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Skin-nontumor / Clinical Dermatology

Blistering disorders

Transient acantholytic dermatosis


Reviewer: Mowafak Hamodat, MB.CH.B, MSc., FRCPC (see Reviewers page)
Revised: 26 August 2011, last major update July 2011
Copyright: (c) 2002-2011, PathologyOutlines.com, Inc.

Definition
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● Transient edematous papules and vesicles on chest and back, possibly due to heat and sweating
● Initially characterized by Grover in 1970 (Arch Dermatol 1970;101:426)

Terminology
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● Also called Grover's or Grover disease
● Proposed term is persistent and recurrent acantholytic dermatosis, since often is not transient (Hautarzt 2000;51:244)

Epidemiology
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● Incidence of 0.1%; 70% male, mean age 61 years

Sites
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● Usually begins on anterior chest, upper back or lower chest
● May become disseminated, but scalp, palms and soles are spared

Etiology
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● Unknown
● Often associated with heat, sweating or sunlight exposure (Mayo Clin Proc 1999;74:229, Dermatology 1999;198:410), although many patients present in winter (J Am Acad Dermatol 2006;55:263)
● Associated with atopic dermatitis or asteatotic eczema

Clinical features
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● Benign, but often persistent and difficult to manage
● High index of suspicion needed to make the diagnosis
● All patients have some pruritis, may be severe; amount of itching does not correlate with amount of lesions
● Lesions are red-brown, discrete papules that usually do not coalesce
● 8% have coexisting hematologic malignancies (J Clin Oncol 1994;12:1703)
● No systemic symptoms

Prognostic factors
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● Most cases resolve within months, but often persists for years

Case reports
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● 14 year old girl with bullous variant (Eur J Dermatol 2005;15:288)
● 60 year old man with pruritic eruption on his back and chest (Am Fam Physician 2006;74:641)
● 71 year old man with disease induced by cetuximab (anti-EGFR) for colon cancer (Dermatology 2006;213:37)

Treatment
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● Topical corticosteroids for inflammation and itching
● Menthol or pramoxine lotions for itching
● Retinoids (Vitamin A, 50,000 Units 3/day x 2 weeks, then daily x 12 weeks, OR isotretinoid 40 mg/day x 2-12 weeks)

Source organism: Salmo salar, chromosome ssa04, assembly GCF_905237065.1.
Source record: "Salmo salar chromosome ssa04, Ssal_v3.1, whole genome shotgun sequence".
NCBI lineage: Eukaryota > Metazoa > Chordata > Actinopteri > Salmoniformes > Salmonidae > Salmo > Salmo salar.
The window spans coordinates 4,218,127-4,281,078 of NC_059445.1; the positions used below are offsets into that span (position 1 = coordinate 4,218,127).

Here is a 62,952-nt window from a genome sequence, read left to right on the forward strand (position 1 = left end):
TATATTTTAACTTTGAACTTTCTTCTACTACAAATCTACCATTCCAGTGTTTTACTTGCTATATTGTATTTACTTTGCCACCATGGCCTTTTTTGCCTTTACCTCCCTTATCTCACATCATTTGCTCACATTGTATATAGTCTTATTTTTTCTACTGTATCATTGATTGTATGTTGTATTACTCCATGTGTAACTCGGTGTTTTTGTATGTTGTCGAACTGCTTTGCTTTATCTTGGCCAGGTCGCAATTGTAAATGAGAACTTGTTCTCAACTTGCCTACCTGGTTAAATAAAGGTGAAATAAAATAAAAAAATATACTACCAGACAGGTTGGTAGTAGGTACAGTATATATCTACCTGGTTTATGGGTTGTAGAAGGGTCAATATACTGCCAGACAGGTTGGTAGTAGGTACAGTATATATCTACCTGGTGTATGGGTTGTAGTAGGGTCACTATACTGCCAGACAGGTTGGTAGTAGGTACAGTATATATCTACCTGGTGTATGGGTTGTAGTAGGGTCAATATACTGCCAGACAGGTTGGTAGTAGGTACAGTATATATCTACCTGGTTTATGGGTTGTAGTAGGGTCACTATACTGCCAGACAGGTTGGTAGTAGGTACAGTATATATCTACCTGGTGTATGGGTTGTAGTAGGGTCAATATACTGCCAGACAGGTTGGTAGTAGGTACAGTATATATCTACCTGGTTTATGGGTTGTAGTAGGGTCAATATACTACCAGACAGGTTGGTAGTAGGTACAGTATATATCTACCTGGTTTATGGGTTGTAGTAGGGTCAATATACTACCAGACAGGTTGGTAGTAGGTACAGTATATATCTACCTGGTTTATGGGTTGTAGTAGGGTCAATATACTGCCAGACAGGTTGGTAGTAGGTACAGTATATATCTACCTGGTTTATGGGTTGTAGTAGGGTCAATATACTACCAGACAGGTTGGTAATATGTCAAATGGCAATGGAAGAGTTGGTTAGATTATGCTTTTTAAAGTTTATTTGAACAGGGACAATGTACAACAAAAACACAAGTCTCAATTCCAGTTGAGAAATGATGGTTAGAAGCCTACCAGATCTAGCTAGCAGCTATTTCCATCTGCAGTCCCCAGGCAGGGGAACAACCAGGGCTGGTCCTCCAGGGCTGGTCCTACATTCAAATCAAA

● For severely resistant cases, oral corticosteroids, UV-B, PUVA, methotrexate or grenz radiation may be effective (eMedicine)
● Possibly triple antibiotics (Cutis 2007;80:72)
● Avoid excess heat or sweating

Clinical images
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Various images


Bullous variant

Micro description
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● Spongiosis and focal acantholysis
● Usually superficial dermal, perivascular infiltrate of lymphocytes and histiocytes; eosinophils in 25%
● May have other coexisting dermatologic disorders (Arch Pathol Lab Med 2009;133:1490)

Patterns:
● Pemphigus vulgaris–like (47%): predominantly limited to suprabasal acantholysis, with basal keratinocytes attached to basement membrane forming a characteristic tombstone appearance
● Darier-like (18%): suprabasal acantholysis of keratinocytes with scattered apoptotic or dyskeratotic cells within various levels of the epidermis
● Spongiotic (9%): edema within epidermis, causing separation of keratinocytes and prominent intracellular bridges
● Pemphigus foliaceous–like (9%)
● Mixed (9%)
● Hailey-Hailey–like (8%): suprabasal acantholysis of all levels of the epidermis without significant dyskeratosis (“dilapidated brick wall” appearance)

Micro images
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Acantholytic dyskeratosis in epidermis


With corps ronds and grains


Pemphigus vulgaris–like pattern of suprabasal acantholysis


Various images


Spongiosis


Spongiotic-like pattern

Negative stains
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● No specific pattern for direct immunofluorescence

Differential diagnosis (pathology)
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Darier’s disease: virtually identical; greater tendency to involve follicles; no eosinophilic infiltrate; clinical correlation essential
Pemphigus vulgaris: broad zones of suprabasilar acantholysis; mucosal involvement; involvement of adnexal structures; often abundant eosinophils; fishnet pattern of IgG and C3 on direct immunofluoresence
Pemphigus foliaceus: broad zone of subcorneal and subgranular acantholysis; involvement of adnexal structures; often eosinophils; fishnet pattern of IgG and C3 on direct immunofluoresence
Primary spongiotic dermatitis: involvement of entire epidermis; psoriasiform hyperplasia

Differential diagnosis (clinical)
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Dermatitis herpetiformis: severe pruritis, vesicles on extensor surface
Drug eruption: morbilliform papules on face, trunk, and extremities
Folliculitis: erythematous papules on trunk, head, and neck
Galli-Galli disease: acantholytic variant of Dowling-Degos disease; presents in similar manner, but has a focal reticulated pattern, affects hands, groin and lower extremities; histology shows elongation of rete ridges but no acantholysis (J Am Acad Dermatol 2008;58:299)
Parasites: examine scraping under microscope for organisms

End of Skin-nontumor / Clinical Dermatology > Blistering disorders > Transient acantholytic dermatosis


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